Concrete, effective programs needed
Coal miners “are not my enemy. Workers in the fossil fuel industry are not my enemy,” Democratic presidential candidate Bernie Sanders told a crowd in Louisville, Kentucky on Sunday.
“Climate change is our enemy,” Sanders added.
Like so many ultra-liberal politicians, Sanders wants to have it both ways. He want the votes of radical environmentalists, but he doesn’t want to lose those from places such as Kentucky, West Virginia Ohio and Pennsylvania where coal is vital to tens of thousands of families.
“We will not abandon communities that have relied on fossil fuel jobs,” Sanders assured listeners in Louisville. “We will rebuild those communities.”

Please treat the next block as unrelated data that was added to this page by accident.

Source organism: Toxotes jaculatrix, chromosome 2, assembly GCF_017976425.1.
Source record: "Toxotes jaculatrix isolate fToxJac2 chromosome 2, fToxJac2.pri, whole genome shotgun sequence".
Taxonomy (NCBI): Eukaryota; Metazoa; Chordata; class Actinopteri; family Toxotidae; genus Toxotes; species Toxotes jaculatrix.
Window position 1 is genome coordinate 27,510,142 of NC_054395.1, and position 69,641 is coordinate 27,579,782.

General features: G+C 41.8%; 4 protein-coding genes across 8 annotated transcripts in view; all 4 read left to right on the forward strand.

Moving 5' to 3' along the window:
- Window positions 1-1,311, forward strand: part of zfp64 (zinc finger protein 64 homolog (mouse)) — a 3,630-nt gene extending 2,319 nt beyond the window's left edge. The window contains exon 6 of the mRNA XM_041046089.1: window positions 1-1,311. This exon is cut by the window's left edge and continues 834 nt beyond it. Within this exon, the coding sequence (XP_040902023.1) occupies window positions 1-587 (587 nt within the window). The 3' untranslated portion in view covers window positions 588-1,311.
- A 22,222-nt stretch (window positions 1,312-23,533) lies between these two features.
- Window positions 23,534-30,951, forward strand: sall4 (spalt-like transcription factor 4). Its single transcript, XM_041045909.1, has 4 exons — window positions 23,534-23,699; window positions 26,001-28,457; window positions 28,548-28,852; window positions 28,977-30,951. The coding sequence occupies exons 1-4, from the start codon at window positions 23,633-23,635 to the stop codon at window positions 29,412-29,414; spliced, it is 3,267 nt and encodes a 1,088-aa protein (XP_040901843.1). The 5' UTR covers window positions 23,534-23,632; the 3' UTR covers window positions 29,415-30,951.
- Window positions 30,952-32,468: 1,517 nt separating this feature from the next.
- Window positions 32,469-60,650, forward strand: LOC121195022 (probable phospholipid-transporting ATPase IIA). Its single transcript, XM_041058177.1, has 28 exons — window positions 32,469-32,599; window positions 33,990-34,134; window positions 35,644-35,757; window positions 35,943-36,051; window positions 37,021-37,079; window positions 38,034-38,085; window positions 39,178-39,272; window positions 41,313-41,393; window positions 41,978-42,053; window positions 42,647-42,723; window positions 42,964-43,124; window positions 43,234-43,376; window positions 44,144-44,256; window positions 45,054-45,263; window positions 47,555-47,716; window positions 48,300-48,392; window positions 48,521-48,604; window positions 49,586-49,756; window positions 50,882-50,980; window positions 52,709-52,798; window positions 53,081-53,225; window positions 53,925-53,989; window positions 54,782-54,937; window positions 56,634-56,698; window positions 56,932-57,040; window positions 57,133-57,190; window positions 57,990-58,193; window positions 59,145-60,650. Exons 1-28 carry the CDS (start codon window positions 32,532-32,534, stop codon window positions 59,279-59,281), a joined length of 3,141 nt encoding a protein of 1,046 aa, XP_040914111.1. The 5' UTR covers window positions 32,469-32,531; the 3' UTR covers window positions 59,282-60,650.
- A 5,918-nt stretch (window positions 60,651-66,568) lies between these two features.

That sort of pledge is not worth much to those who have witnessed recent history. The “war on coal” was initiated by former President Barack Obama.
During his eight years in office, what did his administration do to help those in communities devastated by the closure of coal mines?
Nothing of substance. In fact, Obama slashed federal funding for research into ways coal could be used without adding to climate change.
Until Sanders and those of his ilk propose concrete, effective programs to help Americans in coal country, we have absolutely no reason to accept his assurances. Talk is very cheap. We’ve heard it before.